The Unz Review: An Alternative Media Selection
A Collection of Interesting, Important, and Controversial Perspectives Largely Excluded from the American Mainstream Media
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Science Fiction

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Twelve Monkeys (1995) is Terry Gilliam’s last great movie. It is a masterful work of dystopian science fiction, with a highly imaginative plot, a tight and literate script, fantastic steampunkish sets and props, and compelling performances from Bruce Willis, Brad Pitt, and Madeline Stowe. Gilliam is usually far too ironic and self-conscious to deliver emotionally... Read More
p19880_v_v8_bbgattaca
Gattaca (1997) is a dystopian science fiction movie set sometime in the mid-21st century. Mankind is doing a lot of manned space exploration. Genetic engineering and zygote selection have eliminated major and minor genetic problems, from mental illness to baldness. As a smiling black man who works as a eugenics counselor explains to a pair... Read More
startrekimage
My take on modern Star Trek compared to the old: Star Trek very much embodied what liberal American white males of the 1980s and 1990s thought the future would (or should) look like: secular, sexually liberated, humanistic, meritocratic, equitable, and technological – a man’s world, basically. In this world, religion plays practically no role in... Read More
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The posters and trailers for today’s films and TV series generally look awful to me. I occasionally give them a chance, against my better judgment, and find I have wasted my time. All these pope dramas and even Emir Kusturica’s documentary with Uruguayan President Peje Mujica: meh.[1] So I look to the past. I’ve recently... Read More
In 2010, Christopher Nolan released Inception, one of the greatest science fiction films of all time. It is stunningly artful and imaginative, as well as dramatically gripping and emotionally powerful. (See my review here). Then, four years later, Nolan released Interstellar, which is almost as good. It may seem silly not to want to “spoil”... Read More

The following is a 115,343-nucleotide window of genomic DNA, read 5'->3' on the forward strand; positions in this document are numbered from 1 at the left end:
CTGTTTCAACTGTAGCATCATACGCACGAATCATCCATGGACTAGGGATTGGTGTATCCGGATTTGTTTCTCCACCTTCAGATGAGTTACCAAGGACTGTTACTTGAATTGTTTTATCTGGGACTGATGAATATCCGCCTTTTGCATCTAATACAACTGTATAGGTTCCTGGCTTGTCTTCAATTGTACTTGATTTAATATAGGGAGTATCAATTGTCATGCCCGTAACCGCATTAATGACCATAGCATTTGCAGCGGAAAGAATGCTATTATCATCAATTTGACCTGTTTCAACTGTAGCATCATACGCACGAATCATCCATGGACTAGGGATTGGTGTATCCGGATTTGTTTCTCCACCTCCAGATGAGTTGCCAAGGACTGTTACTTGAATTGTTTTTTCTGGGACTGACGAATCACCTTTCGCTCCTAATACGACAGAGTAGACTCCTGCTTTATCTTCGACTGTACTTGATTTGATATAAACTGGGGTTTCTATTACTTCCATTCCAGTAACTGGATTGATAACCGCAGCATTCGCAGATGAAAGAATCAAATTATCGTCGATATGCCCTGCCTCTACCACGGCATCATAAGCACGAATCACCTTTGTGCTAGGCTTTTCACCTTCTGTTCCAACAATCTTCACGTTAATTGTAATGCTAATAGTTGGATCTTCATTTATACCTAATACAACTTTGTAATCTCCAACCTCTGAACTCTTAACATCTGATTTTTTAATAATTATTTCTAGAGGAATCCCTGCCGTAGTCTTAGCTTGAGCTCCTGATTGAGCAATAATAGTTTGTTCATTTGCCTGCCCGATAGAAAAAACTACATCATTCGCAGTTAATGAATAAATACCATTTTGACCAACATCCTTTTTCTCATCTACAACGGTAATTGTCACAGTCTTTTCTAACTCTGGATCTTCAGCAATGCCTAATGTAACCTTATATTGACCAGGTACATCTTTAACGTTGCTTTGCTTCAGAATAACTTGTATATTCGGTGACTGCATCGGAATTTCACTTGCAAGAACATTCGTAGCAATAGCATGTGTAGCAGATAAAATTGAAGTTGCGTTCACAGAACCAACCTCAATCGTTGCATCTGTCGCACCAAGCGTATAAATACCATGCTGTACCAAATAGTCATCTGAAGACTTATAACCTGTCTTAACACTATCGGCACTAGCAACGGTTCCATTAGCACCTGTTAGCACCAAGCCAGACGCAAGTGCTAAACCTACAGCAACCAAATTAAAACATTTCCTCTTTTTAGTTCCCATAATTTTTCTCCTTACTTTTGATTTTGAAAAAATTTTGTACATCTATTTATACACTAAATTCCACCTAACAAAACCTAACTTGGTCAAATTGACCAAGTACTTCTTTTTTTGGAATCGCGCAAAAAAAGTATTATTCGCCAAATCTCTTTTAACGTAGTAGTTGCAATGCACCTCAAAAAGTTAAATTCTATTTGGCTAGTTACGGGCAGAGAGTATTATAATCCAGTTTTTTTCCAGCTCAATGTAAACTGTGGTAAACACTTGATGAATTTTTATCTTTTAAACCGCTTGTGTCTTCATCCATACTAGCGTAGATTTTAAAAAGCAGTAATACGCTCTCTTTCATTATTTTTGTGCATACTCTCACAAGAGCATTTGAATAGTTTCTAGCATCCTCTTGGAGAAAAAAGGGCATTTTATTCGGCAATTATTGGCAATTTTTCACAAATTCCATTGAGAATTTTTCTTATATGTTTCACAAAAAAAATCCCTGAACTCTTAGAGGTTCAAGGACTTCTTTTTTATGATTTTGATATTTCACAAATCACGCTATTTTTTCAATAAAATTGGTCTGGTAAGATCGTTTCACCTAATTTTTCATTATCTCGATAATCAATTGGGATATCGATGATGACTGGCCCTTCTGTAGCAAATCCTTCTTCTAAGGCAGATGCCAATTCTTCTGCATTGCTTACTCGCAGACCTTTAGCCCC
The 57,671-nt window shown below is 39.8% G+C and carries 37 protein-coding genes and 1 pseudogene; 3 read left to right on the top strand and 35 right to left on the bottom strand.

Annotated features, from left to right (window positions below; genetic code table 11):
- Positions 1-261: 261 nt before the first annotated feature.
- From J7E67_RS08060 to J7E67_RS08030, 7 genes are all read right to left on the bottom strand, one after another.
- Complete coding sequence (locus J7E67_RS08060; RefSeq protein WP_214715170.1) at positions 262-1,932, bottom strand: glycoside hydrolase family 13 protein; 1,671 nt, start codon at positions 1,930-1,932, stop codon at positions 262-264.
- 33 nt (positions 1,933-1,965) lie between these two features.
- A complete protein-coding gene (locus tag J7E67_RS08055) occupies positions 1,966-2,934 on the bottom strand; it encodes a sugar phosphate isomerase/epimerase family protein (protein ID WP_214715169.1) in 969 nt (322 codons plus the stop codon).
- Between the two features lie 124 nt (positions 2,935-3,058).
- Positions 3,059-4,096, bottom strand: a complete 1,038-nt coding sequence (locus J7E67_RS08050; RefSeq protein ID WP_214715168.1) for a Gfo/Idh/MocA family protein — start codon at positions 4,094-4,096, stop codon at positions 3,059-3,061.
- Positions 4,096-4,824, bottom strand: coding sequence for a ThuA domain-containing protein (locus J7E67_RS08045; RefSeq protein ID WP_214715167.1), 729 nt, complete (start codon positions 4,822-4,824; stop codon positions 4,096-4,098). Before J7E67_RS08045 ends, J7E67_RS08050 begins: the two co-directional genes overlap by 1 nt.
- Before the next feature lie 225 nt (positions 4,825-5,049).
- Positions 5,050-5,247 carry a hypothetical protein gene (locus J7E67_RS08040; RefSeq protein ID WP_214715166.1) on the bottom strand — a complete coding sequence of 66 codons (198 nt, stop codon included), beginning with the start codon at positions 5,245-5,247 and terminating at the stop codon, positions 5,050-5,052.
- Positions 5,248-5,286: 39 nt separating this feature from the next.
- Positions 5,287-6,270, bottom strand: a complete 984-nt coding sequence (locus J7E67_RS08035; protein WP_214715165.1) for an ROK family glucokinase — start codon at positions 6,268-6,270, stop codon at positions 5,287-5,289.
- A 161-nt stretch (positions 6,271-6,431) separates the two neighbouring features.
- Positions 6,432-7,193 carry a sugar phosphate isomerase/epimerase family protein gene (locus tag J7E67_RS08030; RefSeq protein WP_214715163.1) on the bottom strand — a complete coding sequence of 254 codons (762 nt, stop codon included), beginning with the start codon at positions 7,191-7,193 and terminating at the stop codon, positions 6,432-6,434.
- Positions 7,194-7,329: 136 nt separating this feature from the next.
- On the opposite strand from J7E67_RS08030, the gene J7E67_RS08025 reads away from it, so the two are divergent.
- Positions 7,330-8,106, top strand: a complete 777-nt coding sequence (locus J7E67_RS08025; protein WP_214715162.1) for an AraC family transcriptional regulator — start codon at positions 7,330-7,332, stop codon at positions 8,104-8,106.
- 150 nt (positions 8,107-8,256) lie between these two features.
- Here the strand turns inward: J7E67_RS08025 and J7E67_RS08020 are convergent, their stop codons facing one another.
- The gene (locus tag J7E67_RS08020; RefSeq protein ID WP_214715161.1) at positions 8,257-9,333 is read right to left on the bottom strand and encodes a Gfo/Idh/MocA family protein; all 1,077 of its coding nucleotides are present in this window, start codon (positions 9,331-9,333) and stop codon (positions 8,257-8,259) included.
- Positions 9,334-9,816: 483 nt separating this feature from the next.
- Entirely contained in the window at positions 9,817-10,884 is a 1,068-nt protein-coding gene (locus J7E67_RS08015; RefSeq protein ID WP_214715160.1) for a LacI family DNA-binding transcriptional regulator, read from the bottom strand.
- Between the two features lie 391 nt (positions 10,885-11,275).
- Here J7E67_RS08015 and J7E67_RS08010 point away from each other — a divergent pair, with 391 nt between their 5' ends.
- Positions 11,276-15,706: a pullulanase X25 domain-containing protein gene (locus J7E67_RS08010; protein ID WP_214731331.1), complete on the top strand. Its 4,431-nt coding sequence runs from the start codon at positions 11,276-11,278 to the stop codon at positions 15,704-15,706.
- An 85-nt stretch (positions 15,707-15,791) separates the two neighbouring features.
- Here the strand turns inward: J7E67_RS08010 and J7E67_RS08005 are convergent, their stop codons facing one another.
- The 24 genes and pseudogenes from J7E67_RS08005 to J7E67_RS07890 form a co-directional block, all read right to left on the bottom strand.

Ad Astra (2019), starring Brad Pitt and directed by James Gray, is the best science fiction movie since Christopher Nolan’s Interstellar (2014). Like Interstellar, Ad Astra is visually striking and emotionally powerful, stimulating to both thought and imagination, and unfolds at a leisurely pace—all traits inviting comparisons to Kubrick and Tarkovsky, although I hasten to... Read More
The Easter fire at Notre Dame in Paris was distressing, of course. I was a bit less distressed than the average, for reasons I expressed in my April 19th podcast. But yes: a great shame, and a real esthetic loss. For an English child of the 1950s Notre Dame is for ever linked with the... Read More
starshiptroopers
Robert A. Heinlein’s Starship Troopers (1959) marked his transition from writing juvenile pulp science fiction to serious novels of ideas, in this case setting forth a highly reactionary and militarist political philosophy. Paul Verhoven’s 1997 film of Starship Troopers takes quite a few liberties with Heinlein’s plot but manages to capture its spirit and communicate... Read More
duneamazon
David Lynch’s third feature film is his 1984 adaptation of Frank Herbert’s science fiction classic Dune. Herbert’s Dune is widely hailed as a masterpiece, while Lynch’s Dune has a much more mixed reputation, tending toward the negative. When I first saw Lynch’s Dune, I was deeply disappointed. Herbert’s novel had left a powerful and vivid... Read More
Night Shyamalan’s Glass is a sequel to two of his films, Unbreakable (2000), which is my favorite of his works, and Split (2016), which I found to be quite unpleasant, although I must concede that it is brilliantly acted in the lead role(s) by James McEvoy. Unbreakable is a deeply moving film about how David... Read More
PastClassics
The unspoken statistical reality of urban crime over the last quarter century.
Talk TV sensationalists and axe-grinding ideologues have fallen for a myth of immigrant lawlessness.
Which superpower is more threatened by its “extractive elites”?
How a Young Syndicate Lawyer from Chicago Earned a Fortune Looting the Property of the Japanese-Americans, then Lived...
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